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Keywords:

  • gas-particle flow;
  • dust;
  • discrete element method

SUMMARY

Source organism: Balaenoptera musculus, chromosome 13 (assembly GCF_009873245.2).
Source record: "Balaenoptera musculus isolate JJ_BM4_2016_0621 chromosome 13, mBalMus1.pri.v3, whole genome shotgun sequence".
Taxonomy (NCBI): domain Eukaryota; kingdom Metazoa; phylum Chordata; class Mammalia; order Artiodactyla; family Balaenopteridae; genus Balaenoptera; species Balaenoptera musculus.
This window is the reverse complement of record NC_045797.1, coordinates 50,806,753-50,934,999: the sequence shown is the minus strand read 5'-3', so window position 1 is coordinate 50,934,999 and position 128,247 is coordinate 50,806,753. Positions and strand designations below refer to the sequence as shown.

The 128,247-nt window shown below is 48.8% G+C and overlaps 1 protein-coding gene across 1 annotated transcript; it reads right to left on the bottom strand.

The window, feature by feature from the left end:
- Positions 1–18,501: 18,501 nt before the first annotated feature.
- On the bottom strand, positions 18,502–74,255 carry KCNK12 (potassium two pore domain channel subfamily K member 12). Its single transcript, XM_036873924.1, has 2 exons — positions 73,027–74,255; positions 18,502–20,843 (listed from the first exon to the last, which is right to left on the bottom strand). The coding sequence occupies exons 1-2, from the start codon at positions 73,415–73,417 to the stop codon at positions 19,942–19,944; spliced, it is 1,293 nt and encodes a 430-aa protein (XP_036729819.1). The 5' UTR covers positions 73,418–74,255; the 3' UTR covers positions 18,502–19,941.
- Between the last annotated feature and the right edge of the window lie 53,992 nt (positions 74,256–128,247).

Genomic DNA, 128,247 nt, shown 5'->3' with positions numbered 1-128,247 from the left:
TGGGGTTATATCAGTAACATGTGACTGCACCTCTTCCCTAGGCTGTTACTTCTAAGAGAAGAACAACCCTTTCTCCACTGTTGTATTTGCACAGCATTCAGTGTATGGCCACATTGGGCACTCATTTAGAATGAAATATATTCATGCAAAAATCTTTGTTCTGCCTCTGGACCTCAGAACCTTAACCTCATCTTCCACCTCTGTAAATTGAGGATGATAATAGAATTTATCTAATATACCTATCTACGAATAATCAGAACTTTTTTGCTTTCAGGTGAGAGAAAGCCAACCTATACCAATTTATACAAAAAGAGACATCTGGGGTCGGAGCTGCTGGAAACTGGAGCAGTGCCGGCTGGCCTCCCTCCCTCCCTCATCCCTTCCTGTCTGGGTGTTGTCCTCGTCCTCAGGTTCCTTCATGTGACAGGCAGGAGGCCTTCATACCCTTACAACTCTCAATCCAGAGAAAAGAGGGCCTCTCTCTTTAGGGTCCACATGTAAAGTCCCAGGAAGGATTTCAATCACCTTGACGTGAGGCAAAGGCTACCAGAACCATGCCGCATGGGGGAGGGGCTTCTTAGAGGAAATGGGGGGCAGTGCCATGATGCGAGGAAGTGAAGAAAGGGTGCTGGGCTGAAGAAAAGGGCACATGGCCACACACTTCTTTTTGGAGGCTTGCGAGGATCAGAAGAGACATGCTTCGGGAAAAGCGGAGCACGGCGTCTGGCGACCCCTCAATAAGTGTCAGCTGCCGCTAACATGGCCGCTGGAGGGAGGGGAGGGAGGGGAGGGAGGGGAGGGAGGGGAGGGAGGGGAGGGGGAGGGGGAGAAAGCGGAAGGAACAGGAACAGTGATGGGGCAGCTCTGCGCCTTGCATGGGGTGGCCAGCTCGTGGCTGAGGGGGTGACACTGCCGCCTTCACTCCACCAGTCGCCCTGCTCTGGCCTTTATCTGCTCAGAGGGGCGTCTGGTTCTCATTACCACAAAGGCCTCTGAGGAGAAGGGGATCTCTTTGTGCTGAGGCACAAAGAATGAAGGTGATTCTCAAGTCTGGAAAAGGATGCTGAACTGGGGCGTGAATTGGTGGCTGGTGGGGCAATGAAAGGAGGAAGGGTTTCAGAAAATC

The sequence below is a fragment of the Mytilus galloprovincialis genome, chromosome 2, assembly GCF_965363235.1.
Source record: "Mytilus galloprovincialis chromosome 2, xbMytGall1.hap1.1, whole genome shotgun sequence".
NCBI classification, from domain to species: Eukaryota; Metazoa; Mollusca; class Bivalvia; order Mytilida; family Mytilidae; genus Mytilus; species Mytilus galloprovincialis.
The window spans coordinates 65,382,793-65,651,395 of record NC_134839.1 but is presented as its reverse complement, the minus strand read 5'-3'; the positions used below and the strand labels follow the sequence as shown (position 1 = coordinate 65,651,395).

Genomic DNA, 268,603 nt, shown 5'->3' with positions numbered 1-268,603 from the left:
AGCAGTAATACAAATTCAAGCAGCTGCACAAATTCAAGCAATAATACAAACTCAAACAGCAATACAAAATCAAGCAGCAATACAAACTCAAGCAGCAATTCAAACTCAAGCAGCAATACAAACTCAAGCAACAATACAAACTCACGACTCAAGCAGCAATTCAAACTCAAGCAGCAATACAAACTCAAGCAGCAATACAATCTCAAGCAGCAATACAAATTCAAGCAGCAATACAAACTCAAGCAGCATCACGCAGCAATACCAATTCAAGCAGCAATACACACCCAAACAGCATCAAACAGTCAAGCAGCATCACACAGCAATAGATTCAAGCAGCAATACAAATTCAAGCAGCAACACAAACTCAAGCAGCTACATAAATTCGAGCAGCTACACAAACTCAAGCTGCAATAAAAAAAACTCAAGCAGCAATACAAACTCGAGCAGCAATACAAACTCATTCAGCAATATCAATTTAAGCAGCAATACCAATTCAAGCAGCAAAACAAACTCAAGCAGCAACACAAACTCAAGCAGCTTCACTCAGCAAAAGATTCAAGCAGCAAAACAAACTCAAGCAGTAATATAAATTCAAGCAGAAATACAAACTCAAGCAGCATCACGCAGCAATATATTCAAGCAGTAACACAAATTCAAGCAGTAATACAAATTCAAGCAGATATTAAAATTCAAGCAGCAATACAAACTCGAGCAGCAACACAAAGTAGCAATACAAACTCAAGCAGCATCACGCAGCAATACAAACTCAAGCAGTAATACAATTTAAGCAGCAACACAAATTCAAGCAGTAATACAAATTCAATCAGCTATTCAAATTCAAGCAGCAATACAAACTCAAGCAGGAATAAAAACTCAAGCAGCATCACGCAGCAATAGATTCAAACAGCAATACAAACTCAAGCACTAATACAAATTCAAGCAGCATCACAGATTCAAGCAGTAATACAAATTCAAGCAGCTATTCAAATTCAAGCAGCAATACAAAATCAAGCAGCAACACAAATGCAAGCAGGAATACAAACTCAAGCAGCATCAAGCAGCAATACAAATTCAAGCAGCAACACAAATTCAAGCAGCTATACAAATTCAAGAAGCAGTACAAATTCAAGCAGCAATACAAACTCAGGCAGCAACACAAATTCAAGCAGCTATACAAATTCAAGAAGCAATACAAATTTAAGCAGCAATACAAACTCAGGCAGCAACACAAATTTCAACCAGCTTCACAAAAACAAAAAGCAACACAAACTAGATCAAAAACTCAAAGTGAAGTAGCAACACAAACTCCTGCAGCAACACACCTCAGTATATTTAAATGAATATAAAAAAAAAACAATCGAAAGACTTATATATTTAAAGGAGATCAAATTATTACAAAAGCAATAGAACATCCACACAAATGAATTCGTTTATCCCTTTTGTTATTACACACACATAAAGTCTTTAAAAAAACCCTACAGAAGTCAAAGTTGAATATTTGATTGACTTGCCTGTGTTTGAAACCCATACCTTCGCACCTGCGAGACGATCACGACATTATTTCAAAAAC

The production and dispersal of airborne dust is an important issue in both environmental and industrial contexts. Dust pollution is a major environmental concern, and long exposure in occupational settings has been linked with numerous respiratory health issues. Industrial dust pollution can also present a significant explosion hazard, even in facilities with dust extraction systems. Computational models for dust generation and dispersal have, however, generally been formulated for specific geophysical applications and restricted to static, two-dimensional, approaches. Here, we present a method for simulating dust production from a dynamic granular bed by using a three-dimensional coupled discrete element method and Navier–Stokes computational model. Dust production is based on an energy formulation in which micro-scale dust particles are assumed to overcome cohesion to macro-scale grains. This model is used over the entire range of energies present within the system, from macro-scale collisions to aerodynamic entrainment and bombardment of micro-scale particles. The dust concentration is modelled as a scalar density field, which is advected and diffused through turbulence in the gas flow field. The model is tested against empirical predictions for two test cases, a slug of granular material dropped from a set height and air flow over a granular stockpile. Both give good agreement to the empirical relations, showing that the model can accurately predict the production and subsequent dispersal of dust from a dynamic granular bed. Copyright © 2012 John Wiley & Sons, Ltd.